EDITOR”S NOTE: Another great contribution from our friend Tom Severin.
Out friend Clive took a detour on his way to Las Vegas. His last-minute plan was to explore a section of the Old Mojave Road that runs through the Mojave River flood plain. The river didn’t look too deep. Driving his old, mostly stock Jeep XJ, he headed into the ford. It was too deep. The engine drowned and hydro-locked midway.
As the water swirled around his ankles, he abandoned the vehicle salvaging as much gear as he could throw up on the bank. With no help or solution in sight, Clive settled down in his camp chair to continued reading a rather good book. Sooner or later help will show up, he muttered.
A few hours later, two new Jeep JKs pulled him to the paved road to wait for AAA. Later, not even the charities would take the donation of his poor, drowned Jeep. It is a great idea to have a book in your survival gear to pass the time. Also, better to send your buddy and his vehicle through first.
Summertime is a great time to kick back and indulge in some fine reading. While I enjoy reading year-round, I find it especially relaxing to stretch out in a hammock or near a campfire with a good book. What constitutes fine reading is, of course, subjective. What I like may not be of interest to someone else. Even so, several books I’ve read have left quite an impression on me. In the spirit of summertime reading, I’d like to share those suggestions.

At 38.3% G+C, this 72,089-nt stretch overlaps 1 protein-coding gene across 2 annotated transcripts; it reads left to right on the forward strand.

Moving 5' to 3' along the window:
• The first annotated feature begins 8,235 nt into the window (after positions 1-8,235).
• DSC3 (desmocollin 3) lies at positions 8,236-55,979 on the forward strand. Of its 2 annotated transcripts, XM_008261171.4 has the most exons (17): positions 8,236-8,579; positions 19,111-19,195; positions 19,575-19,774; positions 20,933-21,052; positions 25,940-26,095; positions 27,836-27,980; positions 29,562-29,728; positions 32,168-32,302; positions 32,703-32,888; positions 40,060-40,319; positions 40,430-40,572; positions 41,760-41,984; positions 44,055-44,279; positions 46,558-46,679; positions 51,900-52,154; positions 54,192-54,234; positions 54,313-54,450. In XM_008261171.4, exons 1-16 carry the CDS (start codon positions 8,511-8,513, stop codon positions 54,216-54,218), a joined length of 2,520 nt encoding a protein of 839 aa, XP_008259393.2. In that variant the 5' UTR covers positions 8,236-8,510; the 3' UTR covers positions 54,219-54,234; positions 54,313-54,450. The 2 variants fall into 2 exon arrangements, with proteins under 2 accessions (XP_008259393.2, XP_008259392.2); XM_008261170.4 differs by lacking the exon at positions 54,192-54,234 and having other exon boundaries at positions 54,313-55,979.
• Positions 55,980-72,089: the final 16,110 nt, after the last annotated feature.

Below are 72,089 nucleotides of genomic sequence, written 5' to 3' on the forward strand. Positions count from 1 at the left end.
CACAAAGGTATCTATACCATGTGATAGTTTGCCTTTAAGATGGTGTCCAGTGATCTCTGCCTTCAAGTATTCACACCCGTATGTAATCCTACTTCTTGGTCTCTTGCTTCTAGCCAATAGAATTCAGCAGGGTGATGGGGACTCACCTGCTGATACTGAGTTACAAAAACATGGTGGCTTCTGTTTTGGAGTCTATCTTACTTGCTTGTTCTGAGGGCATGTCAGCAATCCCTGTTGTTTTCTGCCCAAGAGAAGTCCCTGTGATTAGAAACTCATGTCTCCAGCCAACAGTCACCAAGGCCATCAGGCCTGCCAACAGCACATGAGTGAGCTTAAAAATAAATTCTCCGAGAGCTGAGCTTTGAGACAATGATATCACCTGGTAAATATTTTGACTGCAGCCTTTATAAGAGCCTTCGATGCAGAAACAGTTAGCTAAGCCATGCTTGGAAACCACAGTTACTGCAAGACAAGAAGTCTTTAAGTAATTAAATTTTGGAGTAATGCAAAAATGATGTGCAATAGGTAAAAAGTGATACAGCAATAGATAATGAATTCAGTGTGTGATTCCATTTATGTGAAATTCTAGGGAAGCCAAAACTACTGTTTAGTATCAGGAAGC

Below are an assortment of fiction and nonfiction. The first three are book series, so you have the chance to follow a subject and a story line over time.
Although I’m an outdoors guy, the stories aren’t set exclusively in the outdoors (though most are). The subject matter is a bit eclectic. But all provide very enjoyable reading. If you need an idea for a good book, take a gander at these.
C.J. Box’s series about Joe Pickett. Pickett is a conservation warden in fictitious Twelve Sleep, Wyoming. Most of the tales involve law enforcement, but not just standard conservation work. Recent books have touched on murders that Pickett was tasked with solving.
A number of the stories are based loosely on current events or technology. In one, Pickett tries to help a person who has created a Facebook-like platform called Confab. That’s a little over Pickett’s head, so he enlists the help of his wife and daughters.
C.J. Box writes one Joe Picket novel per year; currently there are 21 books in the series. The stories are fascinating reading – after finishing a book, you’ll want to get the next one.